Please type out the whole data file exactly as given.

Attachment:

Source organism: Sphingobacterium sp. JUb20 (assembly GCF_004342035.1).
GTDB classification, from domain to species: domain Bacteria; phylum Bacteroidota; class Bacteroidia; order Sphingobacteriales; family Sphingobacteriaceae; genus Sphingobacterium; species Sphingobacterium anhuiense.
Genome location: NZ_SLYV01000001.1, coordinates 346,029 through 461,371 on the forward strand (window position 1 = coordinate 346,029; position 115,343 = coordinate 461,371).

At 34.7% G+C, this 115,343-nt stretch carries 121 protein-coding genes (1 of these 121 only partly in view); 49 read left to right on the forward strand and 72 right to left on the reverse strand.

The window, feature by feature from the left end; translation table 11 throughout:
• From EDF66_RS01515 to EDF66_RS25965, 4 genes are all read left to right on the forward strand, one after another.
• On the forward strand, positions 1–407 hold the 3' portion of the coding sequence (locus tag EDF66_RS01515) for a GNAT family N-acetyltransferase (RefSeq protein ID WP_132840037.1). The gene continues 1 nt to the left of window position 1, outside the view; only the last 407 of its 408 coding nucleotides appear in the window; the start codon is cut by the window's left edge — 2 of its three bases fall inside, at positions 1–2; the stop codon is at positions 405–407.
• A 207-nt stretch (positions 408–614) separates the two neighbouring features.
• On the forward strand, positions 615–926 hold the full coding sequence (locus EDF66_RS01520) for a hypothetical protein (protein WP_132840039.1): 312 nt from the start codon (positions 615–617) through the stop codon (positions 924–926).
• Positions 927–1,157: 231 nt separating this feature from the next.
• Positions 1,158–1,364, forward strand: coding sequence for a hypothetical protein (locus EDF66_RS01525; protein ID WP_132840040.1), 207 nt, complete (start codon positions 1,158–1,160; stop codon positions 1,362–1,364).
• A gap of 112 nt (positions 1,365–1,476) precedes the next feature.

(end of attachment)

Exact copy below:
Source organism: Sphingobacterium sp. JUb20 (assembly GCF_004342035.1).
GTDB classification, from domain to species: domain Bacteria; phylum Bacteroidota; class Bacteroidia; order Sphingobacteriales; family Sphingobacteriaceae; genus Sphingobacterium; species Sphingobacterium anhuiense.
Genome location: NZ_SLYV01000001.1, coordinates 346,029 through 461,371 on the forward strand (window position 1 = coordinate 346,029; position 115,343 = coordinate 461,371).

At 34.7% G+C, this 115,343-nt stretch carries 121 protein-coding genes (1 of these 121 only partly in view); 49 read left to right on the forward strand and 72 right to left on the reverse strand.

The window, feature by feature from the left end; translation table 11 throughout:
• From EDF66_RS01515 to EDF66_RS25965, 4 genes are all read left to right on the forward strand, one after another.
• On the forward strand, positions 1–407 hold the 3' portion of the coding sequence (locus tag EDF66_RS01515) for a GNAT family N-acetyltransferase (RefSeq protein ID WP_132840037.1). The gene continues 1 nt to the left of window position 1, outside the view; only the last 407 of its 408 coding nucleotides appear in the window; the start codon is cut by the window's left edge — 2 of its three bases fall inside, at positions 1–2; the stop codon is at positions 405–407.
• A 207-nt stretch (positions 408–614) separates the two neighbouring features.
• On the forward strand, positions 615–926 hold the full coding sequence (locus EDF66_RS01520) for a hypothetical protein (protein WP_132840039.1): 312 nt from the start codon (positions 615–617) through the stop codon (positions 924–926).
• Positions 927–1,157: 231 nt separating this feature from the next.
• Positions 1,158–1,364, forward strand: coding sequence for a hypothetical protein (locus EDF66_RS01525; protein ID WP_132840040.1), 207 nt, complete (start codon positions 1,158–1,160; stop codon positions 1,362–1,364).
• A gap of 112 nt (positions 1,365–1,476) precedes the next feature.